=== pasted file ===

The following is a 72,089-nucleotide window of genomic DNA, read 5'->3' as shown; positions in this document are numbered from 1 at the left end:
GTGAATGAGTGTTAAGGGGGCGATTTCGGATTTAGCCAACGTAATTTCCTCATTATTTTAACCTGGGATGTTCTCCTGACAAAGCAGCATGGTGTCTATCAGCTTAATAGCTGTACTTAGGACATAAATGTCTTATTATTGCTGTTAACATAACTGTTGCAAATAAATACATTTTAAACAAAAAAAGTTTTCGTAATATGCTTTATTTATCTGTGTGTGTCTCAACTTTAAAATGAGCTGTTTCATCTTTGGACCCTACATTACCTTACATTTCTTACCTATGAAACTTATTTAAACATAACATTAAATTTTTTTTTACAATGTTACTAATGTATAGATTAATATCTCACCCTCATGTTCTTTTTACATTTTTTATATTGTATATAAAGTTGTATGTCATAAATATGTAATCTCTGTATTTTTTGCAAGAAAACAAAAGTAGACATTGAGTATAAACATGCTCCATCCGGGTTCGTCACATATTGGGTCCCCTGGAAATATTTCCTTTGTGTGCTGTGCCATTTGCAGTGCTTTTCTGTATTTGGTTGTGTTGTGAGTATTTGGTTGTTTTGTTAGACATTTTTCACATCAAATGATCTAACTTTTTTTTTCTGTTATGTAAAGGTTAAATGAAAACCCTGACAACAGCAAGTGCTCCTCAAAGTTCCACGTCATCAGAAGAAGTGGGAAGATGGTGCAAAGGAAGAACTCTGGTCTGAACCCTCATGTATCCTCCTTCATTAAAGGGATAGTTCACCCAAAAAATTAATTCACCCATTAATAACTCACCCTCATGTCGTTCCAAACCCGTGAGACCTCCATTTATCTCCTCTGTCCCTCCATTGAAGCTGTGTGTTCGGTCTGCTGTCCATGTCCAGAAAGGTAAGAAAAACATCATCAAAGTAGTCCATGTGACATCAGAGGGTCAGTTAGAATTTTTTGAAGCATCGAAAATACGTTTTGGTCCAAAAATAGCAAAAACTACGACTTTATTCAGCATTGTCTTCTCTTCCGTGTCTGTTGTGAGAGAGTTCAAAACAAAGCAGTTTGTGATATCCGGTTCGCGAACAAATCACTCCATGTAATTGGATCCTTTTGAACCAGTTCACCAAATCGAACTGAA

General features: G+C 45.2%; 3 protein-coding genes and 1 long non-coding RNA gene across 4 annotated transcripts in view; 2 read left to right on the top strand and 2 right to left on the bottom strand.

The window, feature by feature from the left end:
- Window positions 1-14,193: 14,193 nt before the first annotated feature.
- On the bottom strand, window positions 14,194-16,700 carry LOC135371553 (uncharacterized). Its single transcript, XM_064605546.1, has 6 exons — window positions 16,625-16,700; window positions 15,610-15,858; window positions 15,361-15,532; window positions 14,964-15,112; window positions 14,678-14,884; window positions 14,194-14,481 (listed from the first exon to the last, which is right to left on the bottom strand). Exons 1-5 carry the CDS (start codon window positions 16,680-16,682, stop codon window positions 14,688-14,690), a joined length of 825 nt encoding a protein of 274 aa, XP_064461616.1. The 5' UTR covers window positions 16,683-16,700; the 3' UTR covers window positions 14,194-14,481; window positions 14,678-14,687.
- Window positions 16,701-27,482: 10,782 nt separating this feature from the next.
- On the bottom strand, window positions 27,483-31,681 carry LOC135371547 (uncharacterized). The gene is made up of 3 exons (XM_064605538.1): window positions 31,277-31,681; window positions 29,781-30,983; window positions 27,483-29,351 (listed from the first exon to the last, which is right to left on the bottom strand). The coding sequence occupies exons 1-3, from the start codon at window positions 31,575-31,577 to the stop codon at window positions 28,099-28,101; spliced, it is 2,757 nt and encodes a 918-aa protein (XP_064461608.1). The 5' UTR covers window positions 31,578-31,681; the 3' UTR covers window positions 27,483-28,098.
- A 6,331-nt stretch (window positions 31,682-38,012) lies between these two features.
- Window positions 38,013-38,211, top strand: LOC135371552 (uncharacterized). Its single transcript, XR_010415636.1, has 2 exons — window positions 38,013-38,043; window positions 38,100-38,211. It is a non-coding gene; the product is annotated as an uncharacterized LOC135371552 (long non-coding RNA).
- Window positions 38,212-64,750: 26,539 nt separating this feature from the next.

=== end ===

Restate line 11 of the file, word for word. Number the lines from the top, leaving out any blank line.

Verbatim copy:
- Window positions 38,212-64,750: 26,539 nt separating this feature from the next.